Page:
World Briefs: Israeli Arab accused of spying for Hezbollah
JERUSALEM — Israeli authorities on Thursday indicted an Arab citizen of Israel on charges of spying for the Lebanese militant group Hezbollah, accusing him of gathering intelligence on security for Israel’s president and on army installations.
He was ordered to collect information on Israeli army bases and armories, as well as details on security guards and motorcades of the Israeli president and other public officials.
In August, Mr. Khatib allegedly shadowed a visit by President Shimon Peres to his hometown, collecting information on his security detail. Authorities say he intended to pass the details to his Hezbollah operator but was arrested before he could do so.
It was unclear what information, if any, he supplied Hezbollah.
Kismayo residents fear new clan fighting
MOGADISHU — Renewed clan warfare threatens the future of Kismayo, where African Union and Somali troops earlier this week pushed out Islamic extremists.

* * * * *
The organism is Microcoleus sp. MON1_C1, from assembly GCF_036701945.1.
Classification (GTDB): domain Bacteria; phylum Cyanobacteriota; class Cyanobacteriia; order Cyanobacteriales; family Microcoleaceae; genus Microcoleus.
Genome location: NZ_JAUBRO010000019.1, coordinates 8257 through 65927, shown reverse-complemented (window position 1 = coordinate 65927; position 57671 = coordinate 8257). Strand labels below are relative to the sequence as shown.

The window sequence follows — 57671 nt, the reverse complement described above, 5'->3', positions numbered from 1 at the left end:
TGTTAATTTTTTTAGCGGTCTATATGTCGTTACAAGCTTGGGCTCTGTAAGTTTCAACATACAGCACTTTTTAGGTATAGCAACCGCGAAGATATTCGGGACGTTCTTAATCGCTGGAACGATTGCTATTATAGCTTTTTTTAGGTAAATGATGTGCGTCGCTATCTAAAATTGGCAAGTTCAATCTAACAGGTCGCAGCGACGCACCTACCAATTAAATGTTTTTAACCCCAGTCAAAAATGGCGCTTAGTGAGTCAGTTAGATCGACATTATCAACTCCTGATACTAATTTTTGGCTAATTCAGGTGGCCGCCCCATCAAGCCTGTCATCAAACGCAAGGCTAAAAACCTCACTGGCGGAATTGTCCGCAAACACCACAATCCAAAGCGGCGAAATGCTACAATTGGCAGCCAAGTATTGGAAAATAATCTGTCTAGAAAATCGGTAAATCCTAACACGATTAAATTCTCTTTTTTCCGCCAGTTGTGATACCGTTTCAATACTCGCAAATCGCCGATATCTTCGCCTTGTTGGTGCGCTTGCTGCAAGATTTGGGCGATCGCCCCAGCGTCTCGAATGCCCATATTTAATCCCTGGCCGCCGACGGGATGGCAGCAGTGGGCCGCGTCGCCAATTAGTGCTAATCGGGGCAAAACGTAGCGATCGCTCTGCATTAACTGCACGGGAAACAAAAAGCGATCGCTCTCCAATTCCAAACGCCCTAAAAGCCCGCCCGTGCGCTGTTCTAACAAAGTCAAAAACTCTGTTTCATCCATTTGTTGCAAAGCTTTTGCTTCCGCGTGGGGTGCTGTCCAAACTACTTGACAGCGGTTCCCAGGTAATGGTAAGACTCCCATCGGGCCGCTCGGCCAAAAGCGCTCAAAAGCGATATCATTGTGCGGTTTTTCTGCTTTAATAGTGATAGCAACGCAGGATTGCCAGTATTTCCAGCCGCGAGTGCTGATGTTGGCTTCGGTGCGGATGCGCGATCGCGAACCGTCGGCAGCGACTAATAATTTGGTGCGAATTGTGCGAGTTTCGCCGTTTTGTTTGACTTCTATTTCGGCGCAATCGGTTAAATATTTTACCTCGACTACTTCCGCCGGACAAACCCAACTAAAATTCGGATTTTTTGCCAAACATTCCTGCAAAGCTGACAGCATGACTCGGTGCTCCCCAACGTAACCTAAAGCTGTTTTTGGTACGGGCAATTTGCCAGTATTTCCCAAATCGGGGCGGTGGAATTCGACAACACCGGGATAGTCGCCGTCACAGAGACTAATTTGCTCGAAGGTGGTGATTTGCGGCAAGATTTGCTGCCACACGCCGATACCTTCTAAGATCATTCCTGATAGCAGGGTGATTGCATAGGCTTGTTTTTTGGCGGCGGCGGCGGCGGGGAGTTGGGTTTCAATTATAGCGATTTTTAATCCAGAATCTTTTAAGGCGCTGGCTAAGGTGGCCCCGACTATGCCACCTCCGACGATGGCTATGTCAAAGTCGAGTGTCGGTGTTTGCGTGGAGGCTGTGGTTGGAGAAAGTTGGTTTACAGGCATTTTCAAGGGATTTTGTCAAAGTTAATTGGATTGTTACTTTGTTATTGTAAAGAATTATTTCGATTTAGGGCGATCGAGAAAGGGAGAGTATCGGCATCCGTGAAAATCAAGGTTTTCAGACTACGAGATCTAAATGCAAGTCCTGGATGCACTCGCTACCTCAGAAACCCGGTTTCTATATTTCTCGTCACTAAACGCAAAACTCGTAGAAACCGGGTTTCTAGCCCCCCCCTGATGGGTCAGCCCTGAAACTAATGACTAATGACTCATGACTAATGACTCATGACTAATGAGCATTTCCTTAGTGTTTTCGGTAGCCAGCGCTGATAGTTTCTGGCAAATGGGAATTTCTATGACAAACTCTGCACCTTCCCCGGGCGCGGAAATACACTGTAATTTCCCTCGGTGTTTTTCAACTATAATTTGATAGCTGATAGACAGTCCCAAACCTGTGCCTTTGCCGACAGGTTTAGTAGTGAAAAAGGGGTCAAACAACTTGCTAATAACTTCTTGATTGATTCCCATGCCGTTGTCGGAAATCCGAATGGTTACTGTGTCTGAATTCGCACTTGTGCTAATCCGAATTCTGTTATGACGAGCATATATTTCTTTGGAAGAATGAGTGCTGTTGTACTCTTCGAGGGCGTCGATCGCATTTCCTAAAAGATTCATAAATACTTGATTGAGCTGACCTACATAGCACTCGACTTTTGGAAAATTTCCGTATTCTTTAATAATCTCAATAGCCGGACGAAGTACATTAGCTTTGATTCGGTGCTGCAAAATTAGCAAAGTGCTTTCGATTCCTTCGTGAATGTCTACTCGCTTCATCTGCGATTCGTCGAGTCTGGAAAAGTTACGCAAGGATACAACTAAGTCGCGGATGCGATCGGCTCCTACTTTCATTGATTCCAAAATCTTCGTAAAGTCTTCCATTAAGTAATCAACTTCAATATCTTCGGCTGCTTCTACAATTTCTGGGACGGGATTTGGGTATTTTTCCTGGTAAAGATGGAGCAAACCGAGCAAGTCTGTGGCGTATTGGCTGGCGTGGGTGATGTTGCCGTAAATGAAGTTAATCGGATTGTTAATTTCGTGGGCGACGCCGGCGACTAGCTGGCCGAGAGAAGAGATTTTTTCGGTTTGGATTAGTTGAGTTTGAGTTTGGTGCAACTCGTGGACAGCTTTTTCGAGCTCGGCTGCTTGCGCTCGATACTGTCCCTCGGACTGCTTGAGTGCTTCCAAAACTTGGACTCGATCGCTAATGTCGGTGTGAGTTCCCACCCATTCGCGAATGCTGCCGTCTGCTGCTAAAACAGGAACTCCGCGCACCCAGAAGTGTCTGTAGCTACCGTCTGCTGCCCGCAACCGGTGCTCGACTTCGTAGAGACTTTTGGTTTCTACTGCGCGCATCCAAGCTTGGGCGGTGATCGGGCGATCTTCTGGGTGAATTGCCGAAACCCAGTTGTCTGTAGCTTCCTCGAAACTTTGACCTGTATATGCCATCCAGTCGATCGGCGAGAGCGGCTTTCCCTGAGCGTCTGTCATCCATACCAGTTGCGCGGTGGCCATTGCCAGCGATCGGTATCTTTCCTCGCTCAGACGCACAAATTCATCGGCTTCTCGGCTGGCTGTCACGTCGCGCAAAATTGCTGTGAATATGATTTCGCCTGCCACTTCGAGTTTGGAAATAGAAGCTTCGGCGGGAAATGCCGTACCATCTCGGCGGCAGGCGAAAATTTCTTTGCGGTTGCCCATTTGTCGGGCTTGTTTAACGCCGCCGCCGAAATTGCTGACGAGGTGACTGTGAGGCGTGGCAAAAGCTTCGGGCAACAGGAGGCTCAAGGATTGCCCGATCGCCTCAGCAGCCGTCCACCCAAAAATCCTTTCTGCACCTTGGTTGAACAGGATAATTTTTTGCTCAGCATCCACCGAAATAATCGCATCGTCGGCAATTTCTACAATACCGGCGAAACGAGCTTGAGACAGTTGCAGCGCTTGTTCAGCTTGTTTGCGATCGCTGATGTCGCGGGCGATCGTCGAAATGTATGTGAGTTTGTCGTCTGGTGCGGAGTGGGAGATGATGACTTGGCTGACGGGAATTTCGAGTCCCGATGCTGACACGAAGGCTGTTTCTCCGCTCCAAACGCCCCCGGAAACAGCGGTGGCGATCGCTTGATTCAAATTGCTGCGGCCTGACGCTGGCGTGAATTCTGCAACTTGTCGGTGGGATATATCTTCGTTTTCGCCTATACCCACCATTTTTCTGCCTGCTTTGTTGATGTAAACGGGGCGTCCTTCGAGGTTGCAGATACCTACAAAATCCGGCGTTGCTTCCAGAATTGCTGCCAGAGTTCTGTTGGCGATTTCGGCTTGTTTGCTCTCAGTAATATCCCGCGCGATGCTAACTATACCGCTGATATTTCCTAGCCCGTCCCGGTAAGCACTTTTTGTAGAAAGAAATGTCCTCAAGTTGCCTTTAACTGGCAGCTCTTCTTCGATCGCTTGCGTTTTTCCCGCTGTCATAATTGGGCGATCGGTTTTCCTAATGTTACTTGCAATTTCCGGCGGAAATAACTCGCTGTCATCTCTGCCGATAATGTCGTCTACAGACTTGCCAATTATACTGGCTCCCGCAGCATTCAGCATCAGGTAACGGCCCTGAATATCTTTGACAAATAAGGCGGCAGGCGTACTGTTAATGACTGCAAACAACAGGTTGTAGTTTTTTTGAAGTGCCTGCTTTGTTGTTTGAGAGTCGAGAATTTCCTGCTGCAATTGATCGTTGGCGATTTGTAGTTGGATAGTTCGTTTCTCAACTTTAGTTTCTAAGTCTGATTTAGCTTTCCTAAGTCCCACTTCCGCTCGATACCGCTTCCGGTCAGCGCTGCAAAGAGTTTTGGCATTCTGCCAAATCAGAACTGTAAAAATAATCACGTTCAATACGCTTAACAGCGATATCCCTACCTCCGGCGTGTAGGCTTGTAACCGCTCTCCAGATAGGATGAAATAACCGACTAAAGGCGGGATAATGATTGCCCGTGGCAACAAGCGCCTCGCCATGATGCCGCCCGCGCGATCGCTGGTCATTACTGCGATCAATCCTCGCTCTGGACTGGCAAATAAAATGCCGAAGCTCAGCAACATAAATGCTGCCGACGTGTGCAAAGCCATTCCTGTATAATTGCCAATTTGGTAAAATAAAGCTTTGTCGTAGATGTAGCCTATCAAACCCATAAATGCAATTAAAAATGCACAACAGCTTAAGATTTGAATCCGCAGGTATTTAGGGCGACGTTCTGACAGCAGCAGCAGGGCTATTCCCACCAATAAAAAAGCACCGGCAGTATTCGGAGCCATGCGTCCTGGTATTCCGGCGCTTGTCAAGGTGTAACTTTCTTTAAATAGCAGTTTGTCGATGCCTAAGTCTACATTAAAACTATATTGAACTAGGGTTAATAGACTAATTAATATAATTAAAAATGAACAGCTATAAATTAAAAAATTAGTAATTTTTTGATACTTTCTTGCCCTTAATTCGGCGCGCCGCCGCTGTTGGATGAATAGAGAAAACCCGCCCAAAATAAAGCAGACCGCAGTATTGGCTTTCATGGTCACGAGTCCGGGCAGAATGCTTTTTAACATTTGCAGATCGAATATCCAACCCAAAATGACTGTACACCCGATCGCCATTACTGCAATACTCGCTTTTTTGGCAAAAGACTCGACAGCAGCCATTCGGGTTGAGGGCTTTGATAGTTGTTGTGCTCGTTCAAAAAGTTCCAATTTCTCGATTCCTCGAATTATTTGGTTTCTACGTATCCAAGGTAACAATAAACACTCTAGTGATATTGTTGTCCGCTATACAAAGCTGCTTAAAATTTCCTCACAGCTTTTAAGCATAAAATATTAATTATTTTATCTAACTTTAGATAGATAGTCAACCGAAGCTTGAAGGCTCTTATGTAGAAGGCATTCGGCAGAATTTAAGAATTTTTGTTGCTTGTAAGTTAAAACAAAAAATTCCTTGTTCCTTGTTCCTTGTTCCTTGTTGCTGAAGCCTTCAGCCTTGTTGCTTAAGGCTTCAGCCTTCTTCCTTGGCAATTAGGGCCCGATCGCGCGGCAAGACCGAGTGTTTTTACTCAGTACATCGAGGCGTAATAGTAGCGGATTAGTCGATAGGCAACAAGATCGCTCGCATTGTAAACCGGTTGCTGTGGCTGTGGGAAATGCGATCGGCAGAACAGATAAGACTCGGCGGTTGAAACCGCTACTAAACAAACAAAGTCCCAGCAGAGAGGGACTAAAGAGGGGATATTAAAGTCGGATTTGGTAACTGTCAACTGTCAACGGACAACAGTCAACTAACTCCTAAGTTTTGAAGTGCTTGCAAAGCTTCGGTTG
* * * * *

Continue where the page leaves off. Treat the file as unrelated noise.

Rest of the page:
Kismayo was the last bastion controlled by al-Shabab, the radical Islamists allied to al Qaeda that taxed goods coming into the port to fund their activities.
Al-Shabab announced their withdrawal from Kismayo, via Twitter, shortly after the Kenyan assault late last week.
But bitter clan rivalry is expected to hamper the creation of a new administration needed to run the city and port, residents say.
The clan rivalry centers on control of revenues from the port, which is one of Somalia’s most lucrative business hubs.
Recognizing the threat of renewed clan fighting in Kismayo, the top U.S. official on Africa, Johnnie Carson, this week urged the Mogadishu government and the African Union forces to “go in very quickly and establish political stability and a political system that takes into account the various clan and subclan interests.”
Plan for former bomb range that leaves debris rankles some